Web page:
Thank you for your excellent article “The Ways of the Gun” [May]. I am the founder of StopTrafficNewEngland.org, a citizens-action effort to encourage the legislatures of Maine, New Hampshire, and Vermont to require background checks and waiting periods for all gun sales, including private sales and gun-show sales.

A poll conducted by Strategic Marking Services found that more than 62 percent of Maine citizens feel that laws covering the sale of firearms should be made stricter. Likewise, 65 percent of New Hampshire voters favor stricter handgun controls or placing limits on the sale or possession of handguns, a Northeastern University poll found. But a firearms licensing bill, gun-show loophole bill, assault weapons ban, and waiting period for gun purchases have been repeatedly voted down in the Maine legislature, in large part due to the powerful NRA lobby.

StopTrafficNewEngland.org is therefore calling for a boycott of goods and services from Maine, New Hampshire, and Vermont to publicize the problem of interstate gun trafficking in New England; to stimulate discussion among the Maine, New Hampshire, and Vermont citizenry; and to illustrate for state lawmakers, who may be swayed by the strong anti-regulation gun lobby, that continuing to vote against reasonable gun control legislation can have an economic downside and political repercussions.
I’m originally from Maine and am embarrassed that our antiquated laws are letting dirtballs flog guns in Boston for fun, profit, and the deaths of young people.
Sheila Leavitt, M.D.

Joe Keohane’s story suggesting that commuter rail fares be raised [“Fare and Balanced,” May] has to be one of the more obnoxious examples of irresponsible journalism I’ve read in years. Mr. Keohane appears to be a Bostonian T rider who is ready to “start flipping over buses” because he has “suffered enough,” but he clearly does not commute from the suburbs where delays and late trains are an accepted fact of life. So much for the “sterling service” he claims we have. His assumption that commuter rail riders are all well-heeled and thus capable of absorbing an 80 percent fare increase indicates hubris or stupidity or both. I make less than $55,000 annually, and any increases in any fees mean I have to cut back on food because there’s nothing else left to cut back on. And I’m hardly the only commuter railer in that position.

Keohane’s suggestion that the T is “such a disaster” because it caters to suburban commuters fails to mention that those same commuters already provide the lion’s share of the T’s ticket revenue. I question Keohane’s math. Increased fees would still be cheaper than driving into Boston? Even if that were true, the last fare hike forced many commuters back onto the Mass Pike when one of the stated purposes of commuter rail is to keep people from doing that very thing.

One thing he was right about, strangely enough: The Boston area is one of the most expensive places in the nation to live. Keohane apparently wants to make it even more expensive. Spare us your suggestion of complimentary Dunkin’ Donuts coffee to offset commuter anger over an 80 percent fee increase. Tell ya what, Joe: You pay the 80 percent increase, and we’ll let you have all the free coffee, donuts, or other “incentives” you so generously want to share with us.
Jon McAuliffe

Your insightful “Buyer’s Market” [May] brought home a point few people outside the real estate sector are discussing: For the first time in recent years, homebuyers are beginning to purchase just that—a home. Many Bostonians had regarded their houses as investments rather than as shelter for themselves.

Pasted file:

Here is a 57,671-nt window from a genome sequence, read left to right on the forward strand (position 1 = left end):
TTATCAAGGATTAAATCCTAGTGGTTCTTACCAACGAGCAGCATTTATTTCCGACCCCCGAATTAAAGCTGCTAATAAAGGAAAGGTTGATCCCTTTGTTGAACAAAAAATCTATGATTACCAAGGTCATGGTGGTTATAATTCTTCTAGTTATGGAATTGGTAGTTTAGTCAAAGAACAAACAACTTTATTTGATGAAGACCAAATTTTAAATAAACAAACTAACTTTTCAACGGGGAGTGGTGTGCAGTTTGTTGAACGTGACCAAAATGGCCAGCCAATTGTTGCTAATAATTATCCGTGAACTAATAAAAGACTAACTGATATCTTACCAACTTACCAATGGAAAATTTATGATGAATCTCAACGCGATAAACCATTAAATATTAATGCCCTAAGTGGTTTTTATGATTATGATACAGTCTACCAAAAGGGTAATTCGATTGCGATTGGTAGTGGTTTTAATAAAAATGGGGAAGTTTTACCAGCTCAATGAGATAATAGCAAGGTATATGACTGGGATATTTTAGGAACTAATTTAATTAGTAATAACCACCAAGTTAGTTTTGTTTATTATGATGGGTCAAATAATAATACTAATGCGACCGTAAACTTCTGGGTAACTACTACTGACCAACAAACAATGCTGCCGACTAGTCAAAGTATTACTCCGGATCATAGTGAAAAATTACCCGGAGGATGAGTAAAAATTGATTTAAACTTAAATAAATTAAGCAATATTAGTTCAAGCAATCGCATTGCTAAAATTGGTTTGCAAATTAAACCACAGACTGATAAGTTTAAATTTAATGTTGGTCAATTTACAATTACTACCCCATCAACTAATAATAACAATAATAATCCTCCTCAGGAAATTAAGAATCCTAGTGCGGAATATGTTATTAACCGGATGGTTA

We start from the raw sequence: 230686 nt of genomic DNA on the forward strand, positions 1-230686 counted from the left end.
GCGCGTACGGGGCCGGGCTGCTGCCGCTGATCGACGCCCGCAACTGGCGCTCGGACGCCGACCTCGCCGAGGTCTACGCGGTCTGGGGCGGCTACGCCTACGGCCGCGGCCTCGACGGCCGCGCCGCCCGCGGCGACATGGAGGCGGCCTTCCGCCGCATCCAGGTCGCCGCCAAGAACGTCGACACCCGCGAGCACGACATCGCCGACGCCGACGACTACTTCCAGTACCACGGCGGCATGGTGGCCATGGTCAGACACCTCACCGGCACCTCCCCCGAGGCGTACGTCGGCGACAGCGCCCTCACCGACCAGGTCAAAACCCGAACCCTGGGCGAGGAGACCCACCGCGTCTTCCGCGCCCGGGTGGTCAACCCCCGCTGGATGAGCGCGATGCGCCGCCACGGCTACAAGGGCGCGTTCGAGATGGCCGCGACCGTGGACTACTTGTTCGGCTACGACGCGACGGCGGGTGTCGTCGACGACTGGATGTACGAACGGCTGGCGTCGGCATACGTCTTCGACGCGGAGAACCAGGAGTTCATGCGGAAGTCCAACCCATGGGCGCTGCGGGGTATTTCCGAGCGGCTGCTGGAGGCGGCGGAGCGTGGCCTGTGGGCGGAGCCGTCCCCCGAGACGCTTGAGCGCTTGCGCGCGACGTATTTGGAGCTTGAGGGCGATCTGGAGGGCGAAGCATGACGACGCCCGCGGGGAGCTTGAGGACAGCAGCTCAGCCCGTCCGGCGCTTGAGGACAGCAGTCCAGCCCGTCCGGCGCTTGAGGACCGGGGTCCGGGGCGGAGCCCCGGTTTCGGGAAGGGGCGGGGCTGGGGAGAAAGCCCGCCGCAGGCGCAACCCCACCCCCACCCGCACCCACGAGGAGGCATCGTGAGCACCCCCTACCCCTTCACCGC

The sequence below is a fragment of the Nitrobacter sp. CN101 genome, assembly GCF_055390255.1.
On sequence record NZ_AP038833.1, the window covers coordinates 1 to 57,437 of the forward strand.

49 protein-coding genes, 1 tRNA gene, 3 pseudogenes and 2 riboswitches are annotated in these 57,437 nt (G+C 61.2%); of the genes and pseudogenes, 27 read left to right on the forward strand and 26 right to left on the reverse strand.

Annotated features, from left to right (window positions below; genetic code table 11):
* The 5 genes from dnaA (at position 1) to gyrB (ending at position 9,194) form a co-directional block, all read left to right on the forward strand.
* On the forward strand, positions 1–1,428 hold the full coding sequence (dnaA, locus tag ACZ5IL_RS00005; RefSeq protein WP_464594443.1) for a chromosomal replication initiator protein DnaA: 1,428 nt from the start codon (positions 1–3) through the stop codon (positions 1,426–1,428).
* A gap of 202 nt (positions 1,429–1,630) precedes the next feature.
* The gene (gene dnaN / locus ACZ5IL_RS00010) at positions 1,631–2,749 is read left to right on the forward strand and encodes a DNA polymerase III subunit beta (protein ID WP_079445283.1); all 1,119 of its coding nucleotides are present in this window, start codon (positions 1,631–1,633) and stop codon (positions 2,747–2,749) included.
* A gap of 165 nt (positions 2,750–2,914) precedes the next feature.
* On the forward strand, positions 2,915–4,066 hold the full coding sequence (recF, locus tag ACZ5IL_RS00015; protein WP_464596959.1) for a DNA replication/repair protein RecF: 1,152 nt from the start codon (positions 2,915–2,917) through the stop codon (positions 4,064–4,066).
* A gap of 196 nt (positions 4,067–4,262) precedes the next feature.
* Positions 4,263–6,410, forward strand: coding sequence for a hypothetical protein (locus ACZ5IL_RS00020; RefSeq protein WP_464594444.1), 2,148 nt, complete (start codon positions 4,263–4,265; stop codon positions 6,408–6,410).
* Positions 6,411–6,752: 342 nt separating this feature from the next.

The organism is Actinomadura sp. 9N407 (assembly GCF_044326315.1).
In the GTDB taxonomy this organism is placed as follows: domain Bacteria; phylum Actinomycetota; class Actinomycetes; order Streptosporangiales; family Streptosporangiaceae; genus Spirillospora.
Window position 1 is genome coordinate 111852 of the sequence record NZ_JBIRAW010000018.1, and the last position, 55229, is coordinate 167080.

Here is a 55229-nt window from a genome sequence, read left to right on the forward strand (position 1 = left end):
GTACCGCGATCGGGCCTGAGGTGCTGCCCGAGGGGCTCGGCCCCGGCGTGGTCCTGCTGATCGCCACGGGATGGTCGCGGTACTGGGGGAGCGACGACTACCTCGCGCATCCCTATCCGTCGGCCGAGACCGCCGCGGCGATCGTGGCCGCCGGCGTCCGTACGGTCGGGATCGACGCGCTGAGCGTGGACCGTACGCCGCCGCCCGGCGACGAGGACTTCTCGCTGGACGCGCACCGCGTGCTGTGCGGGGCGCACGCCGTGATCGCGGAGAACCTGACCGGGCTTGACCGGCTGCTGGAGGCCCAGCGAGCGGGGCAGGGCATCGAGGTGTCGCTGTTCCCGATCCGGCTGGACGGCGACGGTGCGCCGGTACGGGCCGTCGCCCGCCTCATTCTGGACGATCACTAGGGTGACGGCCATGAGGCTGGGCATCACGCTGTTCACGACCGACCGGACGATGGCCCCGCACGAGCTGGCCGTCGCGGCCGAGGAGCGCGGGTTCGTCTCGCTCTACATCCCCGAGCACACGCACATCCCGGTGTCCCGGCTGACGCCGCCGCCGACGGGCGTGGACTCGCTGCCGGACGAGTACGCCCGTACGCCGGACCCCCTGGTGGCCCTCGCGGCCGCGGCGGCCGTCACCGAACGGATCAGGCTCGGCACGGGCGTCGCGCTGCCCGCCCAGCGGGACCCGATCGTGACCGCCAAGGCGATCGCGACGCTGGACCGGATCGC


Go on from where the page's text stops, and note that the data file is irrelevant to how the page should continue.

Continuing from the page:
Art gallery owners sometimes offer this advice to their patrons: The painting may or may not increase in value, but it is still a good buy if you enjoy it on your wall. In today’s real estate market, the same holds true for the walls themselves.
Constantine A. Valhouli, principal
The Hammersmith Group

If Democratic gubernatorial candidate and former Justice Department official Deval Patrick wishes to avoid any political harm caused by his past advocacy of racial quotas [“Saint Patrick and His Devils,” May], all he has to do is declare that he was wrong to support constitutionally impermissible forms of “affirmative action,” officially apologize to Sharon Taxman (the white New Jersey teacher whose claims of discrimination Mr. Patrick rejected more than a decade ago), and proclaim that all forms of racial bias—including old-school discrimination against blacks for purposes of prejudice and new-school discrimination against whites for purposes of “diversity”—are evil and harmful to American society.

He can do that today. The question is, does Mr. Patrick have the guts?
D. R. Tucker

You could have knocked me over with a sheet of nori when I read your write-up of Fuji 1546 Restaurant and Bar [“Eating Suburbia,” April]. The writer suggests that the South Shore didn’t have any decent sushi restaurants until Fuji came along. I disagree! Has your reviewer never walked just a few doors down to Kagawa? Sure, Kagawa is missing a karaoke machine and loud music, but when it comes to sushi, my main concern is the quality of the fish, and Kagawa beats Fuji hands down. The maguro is such a beautifully translucent rose color, it’s enough to make the heart of any sushi lover skip a beat. The only department in which Fuji beats Kagawa is the bathrooms—the TV in the mirror is pretty cool.
Emily Santolla

You should spend the extra gas money to head beyond Hingham. Without a doubt, the South Shore’s best restaurant is Solstice in Kingston. Resembling something you would expect in Napa Valley, the food is wonderful and the atmosphere cozy and chic. Service is on par with the best Boston has to offer, unlike so many other South Shore restaurants.
Eric S. Goldman